In the end, Darwin’s theory had many weaknesses and loose ends. For example, it required that speciation should take place; yet the evidence for this was conspicuously absent. Darwin himself devoted a large section of The Origin of Species to detailing difficulties with his theory, noting in particular the “imperfection of the geological record”, which gave a little indication of the existence of intermediate species, and the “extreme perfection and complication” of certain individual organs, such as the eye. Nevertheless, he was convinced that these were difficulties which could be tolerated on account of the clear explanatory superiority of his approach. Yet even though Darwin did not believe that he had adequately dealt with all the problems which required resolution, he was confident that his explanation was nevertheless the best available. He merely needed to persuade everyone else that this was the case.

Popular accounts of the reception of Darwin’s ideas in England often focus on the meeting of the British Association at the Museum of Natural History at Oxford on 30 June 1860. The British Association had always seen one of its most significant objectives as being to popularize science, drawing on both university professors and “gentlemen scientists” to advance its agendas. As Darwin’s Origin of Species had been published the previous year, it was natural that it should be a subject of discussion at the 1860 meeting. Darwin himself had been invited to speak, but was in ill health and was unable to attend the meeting in person. According to the popular legend, Samuel Wilberforce, Bishop of Oxford, attempted to pour scorn on the theory of evolution by suggesting that it implied that humans were recently descended from monkeys. He was then duly rebuked by T. H. Huxley, who turned the tables on him, showing him up to be an ignorant and arrogant cleric.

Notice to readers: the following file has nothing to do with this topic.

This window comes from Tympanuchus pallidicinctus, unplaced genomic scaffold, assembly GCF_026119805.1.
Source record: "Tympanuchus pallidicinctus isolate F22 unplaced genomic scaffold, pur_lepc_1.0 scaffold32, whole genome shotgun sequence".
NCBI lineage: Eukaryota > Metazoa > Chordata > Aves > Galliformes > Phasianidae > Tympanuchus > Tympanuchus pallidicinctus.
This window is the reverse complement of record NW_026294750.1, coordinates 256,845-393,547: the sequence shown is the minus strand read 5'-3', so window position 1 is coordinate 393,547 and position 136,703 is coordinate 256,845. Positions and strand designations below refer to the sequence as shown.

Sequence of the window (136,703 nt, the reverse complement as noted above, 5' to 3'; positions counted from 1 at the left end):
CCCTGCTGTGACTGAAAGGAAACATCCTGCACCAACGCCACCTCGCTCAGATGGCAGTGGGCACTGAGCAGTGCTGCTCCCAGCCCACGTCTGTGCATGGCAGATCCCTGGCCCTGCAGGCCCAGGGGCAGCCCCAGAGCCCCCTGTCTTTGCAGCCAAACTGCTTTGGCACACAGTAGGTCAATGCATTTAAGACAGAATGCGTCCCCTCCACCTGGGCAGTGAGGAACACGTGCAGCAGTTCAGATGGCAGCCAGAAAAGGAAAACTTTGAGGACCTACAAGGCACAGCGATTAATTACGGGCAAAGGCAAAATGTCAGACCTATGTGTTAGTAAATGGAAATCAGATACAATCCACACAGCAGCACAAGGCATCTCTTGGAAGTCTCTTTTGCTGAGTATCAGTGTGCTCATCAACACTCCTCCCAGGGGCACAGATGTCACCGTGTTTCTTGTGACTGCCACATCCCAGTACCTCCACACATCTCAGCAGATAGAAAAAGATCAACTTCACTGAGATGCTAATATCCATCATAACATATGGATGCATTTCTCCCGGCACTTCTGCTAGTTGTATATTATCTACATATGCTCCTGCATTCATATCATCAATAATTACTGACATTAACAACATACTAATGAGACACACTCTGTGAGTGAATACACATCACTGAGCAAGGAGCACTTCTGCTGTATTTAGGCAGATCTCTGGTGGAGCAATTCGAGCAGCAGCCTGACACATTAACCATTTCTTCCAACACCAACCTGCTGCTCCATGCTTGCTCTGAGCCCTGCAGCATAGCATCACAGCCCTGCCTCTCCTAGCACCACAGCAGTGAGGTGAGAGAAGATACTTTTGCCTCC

The truth of the matter was that Wilberforce had written an extensive review of the Origin of Species, pointing out some serious weaknesses. Darwin regarded this review as significant, and modified his discussion at several points in response to Wilberforce’s criticism. The review shows no trace of “ecclesiastical obscurantism”. Nevertheless, by 1900 the legend was firmly established, and went some way towards reinforcing the conflict or warfare model of the interaction of science and religion.

Since Darwin’s time, there have been many developments which have led to modification and development of his ideas. These include the clarification of the mechanism of inheritance of acquired traits by Georg Mendel (1822-1884), the discovery of the gene by Thomas Hunt Morgan in 1926 and the clarification of the critical role of DNA in the transmission of genetic data, particularly trough the establishment of its double helix structure by James Watson and Francis Crick. On the basis of their research, Crick proposed what he called the “Central Dogma” of a neo-Darwinian view of evolution – namely that DNA replicates, acting as a template for RNA, which in turn acts as a template for proteins. The long and complex DNA molecule contains the genetic information necessary for transmission encoded using the four nucleotide bases: adenine (A), guanine (G), thymine (T) and cytosine (C) arranged in sequences of base pairs.